In other words, we’re well equipped to overwhelm the enemy by technological superiority in a conventional war. Asymmetrical warfare, terrorism and post-conflict occupation pose different challenges, just as the United States experienced on its own soil on 9-11 and in the most recent conflicts in Iraq and Afghanistan.

Keeping a Safe Distance: Raytheon’s X-band radar for missile defense, infrared imaging on combat vehicles, mobile target acquisition systems, and extended range missiles all serve to create an ever- better buffer between our troops and the enemy.

Still, studies find that the American public will tolerate significant casualties if they perceive goals as important, says Kosiak. But can a military geared to fighting a war by sophisticated weaponry be just as safe from harm while keeping the peace at street level? “An army that is used to fighting conventional conflicts,” he says, “might not be adapted to fighting a guerrilla conflict.”

“The whole idea of engaging from a safe distance is something you cannot do when occupying a country.” Fitzpatrick says. “I think that there is an understanding on the part of the terrorists that our nation is not going to tolerate this for very long. The continued losses will have an effect on the population. We try to provide our soldiers with every element of life-saving precaution we can. In the end, technology is not a perfect answer.”

But it can help. Raytheon is now developing people-deterrence technologies under the auspices of the new Department of Homeland Security. “There are systems in development now that will prevent an aggressor from getting close to a soldier. It will not terminate the aggressor, but it will stop him in his tracks,” says Sarcione. “Development had been ongoing for at least four years prior to 9-11. It is based on traditional technology that’s used in an unusual way.”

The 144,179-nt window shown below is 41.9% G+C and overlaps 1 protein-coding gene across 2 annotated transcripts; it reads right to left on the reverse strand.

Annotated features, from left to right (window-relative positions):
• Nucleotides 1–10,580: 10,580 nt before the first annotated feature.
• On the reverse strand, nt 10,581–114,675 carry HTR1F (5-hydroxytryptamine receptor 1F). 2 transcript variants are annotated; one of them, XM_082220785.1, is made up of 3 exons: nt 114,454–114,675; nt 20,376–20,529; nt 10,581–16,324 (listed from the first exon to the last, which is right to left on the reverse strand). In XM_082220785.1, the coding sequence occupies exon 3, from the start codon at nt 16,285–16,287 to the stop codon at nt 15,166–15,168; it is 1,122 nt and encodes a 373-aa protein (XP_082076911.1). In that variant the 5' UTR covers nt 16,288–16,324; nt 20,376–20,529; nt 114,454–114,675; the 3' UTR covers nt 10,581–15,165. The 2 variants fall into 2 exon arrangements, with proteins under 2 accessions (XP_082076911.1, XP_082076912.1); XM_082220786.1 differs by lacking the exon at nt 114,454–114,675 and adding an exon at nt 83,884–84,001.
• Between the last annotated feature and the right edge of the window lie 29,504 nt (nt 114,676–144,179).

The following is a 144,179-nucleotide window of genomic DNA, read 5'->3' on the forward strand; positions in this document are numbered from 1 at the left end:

Likewise, the Wolfpack project, being developed under DARPA (the Defense Advanced Research Project Administration), embodies close-contact defense high-tech transformation for the individual soldier. Wolfpack is a cluster of autonomous sensors that soldiers carry in their backpacks and scatter on the ground. Like ants, the sensors self-organize into packs to do surveillance and jam enemy communications.

Critics are concerned that we aren’t investing enough money on these flexible, smaller-scale weapons, and are instead putting our defense dollars and faith in huge platforms—longer-term established massive programs such as the JSF and the F-22. Some worry that a disproportional amount of money is being funneled into short-range tactical aircraft instead of long-range interdiction, especially given the difficulties we encounted in both Afghanistan and Iraq in getting access to bases in the region.

The defense contractors are doing what they do best, organizing programs of technology, logistics and labor to create sophisticated weapons. Platforms tend to be self-perpetuating unless curbed by budgetary or political restraint. There is always an economic tradeoff between guns and butter—or guns and guns. For industry insiders, the real question seems to be whether the platforms we are committing to now will prepare us for the kinds of wars we’ll need to fight in the future. If we are indeed transforming ourselves, to what end?